Winning author and finalist to read at ceremony on June 28 at High Desert Museum.
What happens when a sea becomes a desert, and when a sea people therefore become a desert people? This is the question Waterston Desert Writing Prize winning author Tara FitzGerald considered in her submission No Water of Their Own. FitzGerald will receive her award and read from her work at the High Desert Museum on June 28 at 6:30pm, along with finalist Kenneth Garcia. The event is free and open to the public.
“The Museum is pleased to host this reception and award ceremony which exemplifies artistic excellence and sensitivity to place,” said Whitelaw. “The Aral Sea was once considered one of the four largest saline lakes in the world, but due to the diversion of two major rivers for agricultural needs, the basin’s water levels have drastically decreased with dramatic consequences.”
In FitzGerald’s submission, No Water of Their Own, she also proposes to explore what will happen to the desert formed on the desiccated sea bed if the sea does come back. Currently living in Brooklyn, NY, FitzGerald holds a BA in English Language and Literature from Oxford University. Her nonfiction writing has appeared in Guernica, Vela and The Common, among others. FitzGerald was based in Mexico City for six years as a freelance report, writing for publications including Monocle, Wallpaper, Esquire Latin America, Food and Wine and Departures Magazine. Prior to her work in Mexico, she was a staff writer for Reuters news agency, based in the United Kingdom, Germany, the United Arab Emirates and Russia.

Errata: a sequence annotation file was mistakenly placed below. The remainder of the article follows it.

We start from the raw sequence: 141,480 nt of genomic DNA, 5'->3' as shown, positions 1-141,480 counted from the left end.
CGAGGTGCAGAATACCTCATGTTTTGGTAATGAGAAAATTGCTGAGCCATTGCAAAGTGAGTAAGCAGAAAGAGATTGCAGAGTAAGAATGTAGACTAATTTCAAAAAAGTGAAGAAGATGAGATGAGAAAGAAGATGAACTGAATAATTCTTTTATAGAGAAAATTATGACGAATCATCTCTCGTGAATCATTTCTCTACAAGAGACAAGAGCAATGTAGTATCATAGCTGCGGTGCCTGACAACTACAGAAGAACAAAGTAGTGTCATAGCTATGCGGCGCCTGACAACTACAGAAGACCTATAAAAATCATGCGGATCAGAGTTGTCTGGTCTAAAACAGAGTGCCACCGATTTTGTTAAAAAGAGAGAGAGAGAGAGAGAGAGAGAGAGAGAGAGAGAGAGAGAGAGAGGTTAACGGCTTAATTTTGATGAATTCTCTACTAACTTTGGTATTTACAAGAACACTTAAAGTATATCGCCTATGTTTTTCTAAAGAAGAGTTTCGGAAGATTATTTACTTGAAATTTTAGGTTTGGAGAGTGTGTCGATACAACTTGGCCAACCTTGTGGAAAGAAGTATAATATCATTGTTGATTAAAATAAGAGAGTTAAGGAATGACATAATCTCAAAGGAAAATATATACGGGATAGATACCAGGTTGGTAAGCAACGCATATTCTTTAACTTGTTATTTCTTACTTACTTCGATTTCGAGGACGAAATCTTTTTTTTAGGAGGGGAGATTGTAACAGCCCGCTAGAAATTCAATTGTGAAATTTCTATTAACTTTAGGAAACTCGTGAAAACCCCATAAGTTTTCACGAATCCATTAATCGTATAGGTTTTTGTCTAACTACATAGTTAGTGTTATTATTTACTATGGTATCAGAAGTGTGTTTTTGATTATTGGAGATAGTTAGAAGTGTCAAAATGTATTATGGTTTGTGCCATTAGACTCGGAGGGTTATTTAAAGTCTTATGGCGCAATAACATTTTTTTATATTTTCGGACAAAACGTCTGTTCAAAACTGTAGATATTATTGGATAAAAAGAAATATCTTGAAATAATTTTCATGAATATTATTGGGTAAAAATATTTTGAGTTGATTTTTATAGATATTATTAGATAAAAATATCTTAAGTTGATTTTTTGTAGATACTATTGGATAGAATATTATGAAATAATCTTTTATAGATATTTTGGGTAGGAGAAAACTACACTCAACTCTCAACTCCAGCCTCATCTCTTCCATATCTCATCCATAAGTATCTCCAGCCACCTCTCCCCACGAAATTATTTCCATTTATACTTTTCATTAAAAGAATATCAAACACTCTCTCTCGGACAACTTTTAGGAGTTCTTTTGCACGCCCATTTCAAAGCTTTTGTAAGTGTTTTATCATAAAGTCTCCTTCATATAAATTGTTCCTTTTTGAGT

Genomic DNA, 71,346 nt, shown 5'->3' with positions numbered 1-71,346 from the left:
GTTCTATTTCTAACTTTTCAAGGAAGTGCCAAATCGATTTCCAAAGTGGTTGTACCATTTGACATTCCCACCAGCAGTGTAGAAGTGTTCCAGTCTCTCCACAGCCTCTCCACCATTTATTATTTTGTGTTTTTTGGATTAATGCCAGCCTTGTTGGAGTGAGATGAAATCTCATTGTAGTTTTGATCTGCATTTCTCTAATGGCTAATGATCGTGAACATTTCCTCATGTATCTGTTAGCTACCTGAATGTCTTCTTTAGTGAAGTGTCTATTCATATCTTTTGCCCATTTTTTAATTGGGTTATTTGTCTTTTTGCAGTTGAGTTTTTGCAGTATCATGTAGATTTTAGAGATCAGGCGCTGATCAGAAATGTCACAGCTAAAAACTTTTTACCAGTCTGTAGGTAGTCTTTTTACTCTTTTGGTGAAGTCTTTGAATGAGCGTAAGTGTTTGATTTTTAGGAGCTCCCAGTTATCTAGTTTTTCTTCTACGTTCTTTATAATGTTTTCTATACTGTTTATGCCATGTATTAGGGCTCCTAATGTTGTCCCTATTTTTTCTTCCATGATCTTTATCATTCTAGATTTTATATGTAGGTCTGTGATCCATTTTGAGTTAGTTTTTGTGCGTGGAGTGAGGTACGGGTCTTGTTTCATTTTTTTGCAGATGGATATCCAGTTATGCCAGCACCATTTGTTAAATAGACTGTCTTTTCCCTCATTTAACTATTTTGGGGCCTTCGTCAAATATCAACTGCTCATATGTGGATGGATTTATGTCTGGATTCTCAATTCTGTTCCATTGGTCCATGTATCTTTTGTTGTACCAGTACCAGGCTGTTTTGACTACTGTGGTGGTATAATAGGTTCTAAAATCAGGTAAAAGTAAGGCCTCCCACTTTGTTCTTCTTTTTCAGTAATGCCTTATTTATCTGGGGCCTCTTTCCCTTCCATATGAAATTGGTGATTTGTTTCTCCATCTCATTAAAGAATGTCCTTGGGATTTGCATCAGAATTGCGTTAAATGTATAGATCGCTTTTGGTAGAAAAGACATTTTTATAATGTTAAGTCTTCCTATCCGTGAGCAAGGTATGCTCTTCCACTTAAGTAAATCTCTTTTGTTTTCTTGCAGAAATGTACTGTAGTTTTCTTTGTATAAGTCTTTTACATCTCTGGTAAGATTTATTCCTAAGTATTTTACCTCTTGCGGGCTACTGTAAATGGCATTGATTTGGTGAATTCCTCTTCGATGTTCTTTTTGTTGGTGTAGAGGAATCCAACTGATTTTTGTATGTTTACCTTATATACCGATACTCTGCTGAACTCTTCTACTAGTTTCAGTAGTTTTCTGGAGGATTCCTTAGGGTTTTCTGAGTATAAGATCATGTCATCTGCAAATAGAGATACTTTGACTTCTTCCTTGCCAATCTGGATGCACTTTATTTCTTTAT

Joining FitzGerald will be finalist Kenneth Garcia, South Bend, IN, for his submission, The House of Radiant Colors: A Memoir. Garcia’s submission describes his experience working for a mining exploration company in northeastern Nevada during his late teens, where he worked alongside a geologist who saw no beauty in the natural world.
Second finalist, Kimberly Meyer of Houston, Texas, will not be able to attend the reception. Her submission Sewage Pilgrimage is an account of her journey as she retraced the pilgrimage of a Dominican priest, Felix Fabri, who had traveled to the Holy Land and Mount Sinai in 1483, and the current issue of raw sewage being dumped into the region’s Kidron River, making this cultural and spiritual treasure a wasteland.
Now in its second year, the Waterston Desert Writing Prize, created by local poet and author Ellen Waterston, annually honors literary nonfiction with the desert as both subject and setting. In addition to the reading and reception at the High Desert Museum, the Prize recognizes the winner with a $1,500 cash award and a four-week residency at PLAYA in Summer Lake, Oregon.
The award ceremony is free and open to the public and includes a hosted wine bar with hors d’oeuvres. The program starts with a reception at 6:30 pm and will be followed by readings from the writers. Please RSVP at highdesertmuseum.org/rsvp or call Ann Arbow for additional information at 541-382-4754.